Amazon Web Services has integrated its Amazon Chime online meetings software with a video hardware kit for small and midsize conference rooms made by Dolby Laboratories.
Businesses using Amazon Chime could already connect the app to software-agnostic video hardware using H.323 and SIP. But standards-based connections are generally difficult to set up and use.
The Dolby partnership gives Chime users access to video gear that is preloaded with the AWS software. However, Dolby only entered the video hardware market last year, so few Chime customers will be able to take advantage of the integration without purchasing new equipment.
Amazon Chime is far behind competing services, such as Zoom and Microsoft Teams. Both already have partnerships with leading makers of conference room hardware, such as Poly and Logitech. Also, Chime still lacks support for a room system for large meeting spaces and boardrooms.
Online meetings software must integrate with room systems to effectively compete, said Irwin Lazar, analyst at Nemertes Research. “So the Dolby announcement represents a much-needed addition to their capabilities.”
Dolby Voice Room includes a camera and a separate speakerphone with a touchscreen for controlling a meeting. The audio device’s microphone suppresses background noise and compensates for quiet and distant voices.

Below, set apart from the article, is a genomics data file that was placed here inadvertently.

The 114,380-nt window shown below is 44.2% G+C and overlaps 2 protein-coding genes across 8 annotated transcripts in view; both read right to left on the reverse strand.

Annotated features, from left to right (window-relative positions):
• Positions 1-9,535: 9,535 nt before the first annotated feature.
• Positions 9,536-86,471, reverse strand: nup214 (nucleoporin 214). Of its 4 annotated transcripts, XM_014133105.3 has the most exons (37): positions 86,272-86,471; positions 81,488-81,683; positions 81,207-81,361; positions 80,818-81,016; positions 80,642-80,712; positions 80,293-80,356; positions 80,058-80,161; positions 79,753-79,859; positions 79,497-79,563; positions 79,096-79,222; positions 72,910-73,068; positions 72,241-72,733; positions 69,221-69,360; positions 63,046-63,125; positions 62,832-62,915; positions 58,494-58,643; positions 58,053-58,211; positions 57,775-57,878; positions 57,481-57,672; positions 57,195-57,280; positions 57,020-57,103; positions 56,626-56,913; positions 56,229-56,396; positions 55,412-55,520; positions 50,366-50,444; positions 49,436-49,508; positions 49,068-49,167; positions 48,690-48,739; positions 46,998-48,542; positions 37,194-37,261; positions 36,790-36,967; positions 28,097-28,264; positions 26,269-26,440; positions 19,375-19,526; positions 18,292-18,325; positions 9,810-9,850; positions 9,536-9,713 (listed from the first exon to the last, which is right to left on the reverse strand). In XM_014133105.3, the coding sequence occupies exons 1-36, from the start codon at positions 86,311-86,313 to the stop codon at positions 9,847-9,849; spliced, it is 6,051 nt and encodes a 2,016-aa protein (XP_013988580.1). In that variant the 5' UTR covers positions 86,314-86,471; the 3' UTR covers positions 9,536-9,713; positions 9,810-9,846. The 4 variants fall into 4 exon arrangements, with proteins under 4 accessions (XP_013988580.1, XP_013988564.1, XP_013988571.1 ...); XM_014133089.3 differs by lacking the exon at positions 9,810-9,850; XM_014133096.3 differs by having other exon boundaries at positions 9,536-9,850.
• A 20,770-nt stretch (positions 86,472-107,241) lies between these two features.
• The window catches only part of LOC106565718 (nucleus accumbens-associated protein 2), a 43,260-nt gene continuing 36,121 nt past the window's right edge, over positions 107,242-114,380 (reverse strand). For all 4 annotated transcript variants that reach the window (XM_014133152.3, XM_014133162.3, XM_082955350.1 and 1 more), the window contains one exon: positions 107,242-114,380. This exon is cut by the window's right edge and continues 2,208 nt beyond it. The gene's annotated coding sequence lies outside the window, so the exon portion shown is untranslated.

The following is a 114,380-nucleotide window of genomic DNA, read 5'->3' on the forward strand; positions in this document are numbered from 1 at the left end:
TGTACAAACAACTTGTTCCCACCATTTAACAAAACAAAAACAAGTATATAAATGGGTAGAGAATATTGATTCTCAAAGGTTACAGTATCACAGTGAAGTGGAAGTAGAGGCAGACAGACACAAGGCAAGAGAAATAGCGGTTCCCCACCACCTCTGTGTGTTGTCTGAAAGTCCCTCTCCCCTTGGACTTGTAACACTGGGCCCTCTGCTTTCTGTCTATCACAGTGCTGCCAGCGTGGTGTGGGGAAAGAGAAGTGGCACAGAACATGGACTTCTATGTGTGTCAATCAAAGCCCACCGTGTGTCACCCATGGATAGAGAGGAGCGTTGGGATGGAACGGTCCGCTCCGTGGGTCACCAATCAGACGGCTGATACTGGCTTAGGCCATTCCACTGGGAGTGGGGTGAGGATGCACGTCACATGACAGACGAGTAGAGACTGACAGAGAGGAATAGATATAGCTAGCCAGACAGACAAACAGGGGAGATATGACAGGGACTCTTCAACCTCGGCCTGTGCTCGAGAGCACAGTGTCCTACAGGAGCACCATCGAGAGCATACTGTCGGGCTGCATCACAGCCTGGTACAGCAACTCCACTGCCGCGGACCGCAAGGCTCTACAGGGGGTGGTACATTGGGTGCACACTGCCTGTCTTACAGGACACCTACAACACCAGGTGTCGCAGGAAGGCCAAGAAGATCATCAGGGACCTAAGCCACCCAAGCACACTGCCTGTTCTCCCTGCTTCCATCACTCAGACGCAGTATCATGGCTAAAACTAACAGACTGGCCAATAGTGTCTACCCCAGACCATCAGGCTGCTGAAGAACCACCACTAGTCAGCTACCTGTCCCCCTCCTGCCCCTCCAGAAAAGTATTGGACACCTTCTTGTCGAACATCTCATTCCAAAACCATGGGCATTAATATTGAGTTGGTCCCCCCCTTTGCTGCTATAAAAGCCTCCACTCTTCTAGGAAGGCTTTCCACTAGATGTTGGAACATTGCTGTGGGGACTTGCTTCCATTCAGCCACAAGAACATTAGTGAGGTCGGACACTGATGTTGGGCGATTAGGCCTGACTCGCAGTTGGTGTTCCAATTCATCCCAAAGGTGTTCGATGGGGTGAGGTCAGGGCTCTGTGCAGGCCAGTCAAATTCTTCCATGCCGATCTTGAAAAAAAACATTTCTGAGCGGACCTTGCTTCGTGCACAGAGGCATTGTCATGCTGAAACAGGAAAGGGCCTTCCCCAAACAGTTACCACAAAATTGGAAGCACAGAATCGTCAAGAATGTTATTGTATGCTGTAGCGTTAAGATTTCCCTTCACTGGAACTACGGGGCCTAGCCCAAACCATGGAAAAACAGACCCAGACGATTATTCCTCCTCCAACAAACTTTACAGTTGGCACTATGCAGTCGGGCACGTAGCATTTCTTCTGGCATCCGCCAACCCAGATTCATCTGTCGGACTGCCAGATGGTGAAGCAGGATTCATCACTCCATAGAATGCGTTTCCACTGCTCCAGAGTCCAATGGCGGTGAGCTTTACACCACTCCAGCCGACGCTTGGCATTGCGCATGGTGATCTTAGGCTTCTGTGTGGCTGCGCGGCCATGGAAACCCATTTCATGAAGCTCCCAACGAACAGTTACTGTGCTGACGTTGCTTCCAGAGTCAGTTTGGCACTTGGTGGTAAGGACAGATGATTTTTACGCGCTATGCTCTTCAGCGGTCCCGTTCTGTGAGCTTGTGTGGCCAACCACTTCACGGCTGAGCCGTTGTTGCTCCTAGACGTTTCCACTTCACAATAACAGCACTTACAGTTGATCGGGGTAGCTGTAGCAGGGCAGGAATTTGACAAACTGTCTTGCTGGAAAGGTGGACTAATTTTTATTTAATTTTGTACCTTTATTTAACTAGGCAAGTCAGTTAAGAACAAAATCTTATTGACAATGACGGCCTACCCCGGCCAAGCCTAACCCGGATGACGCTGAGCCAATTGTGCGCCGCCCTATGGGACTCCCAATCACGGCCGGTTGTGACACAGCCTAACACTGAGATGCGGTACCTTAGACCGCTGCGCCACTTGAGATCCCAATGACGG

AWS recently expanded Chime to include a bare-bones service for calling, voicemail and SMS messaging. The vendor also earlier this year released a service for connecting on-premises PBXs to the internet using SIP.
Unlike other cloud-based calling and meeting providers, AWS charges customers based on how much they use Chime. However, Chime still trails more established offerings in the video conferencing market.
“Customers I’ve spoken to like their pay-per-use pricing model,” Lazar said. “But at this point, I don’t yet see them making a major push to challenge Microsoft, Cisco or Zoom.”
In a recent Nemertes Research study, 8% of organizations using a video conferencing service were Chime customers, seventh behind offerings from Microsoft, Cisco and others. However, only 0.6% said Chime was the primary app they used — the smallest percentage of any vendor.
Adoption of Chime has been “pretty sluggish,” said Zeus Kerravala, principal analyst at ZK Research. “But Amazon can play the long game here.” Launched in February 2017, Chime is a relatively insignificant project of AWS, a division of Amazon that generated more than $25 billion in revenue last fiscal year.
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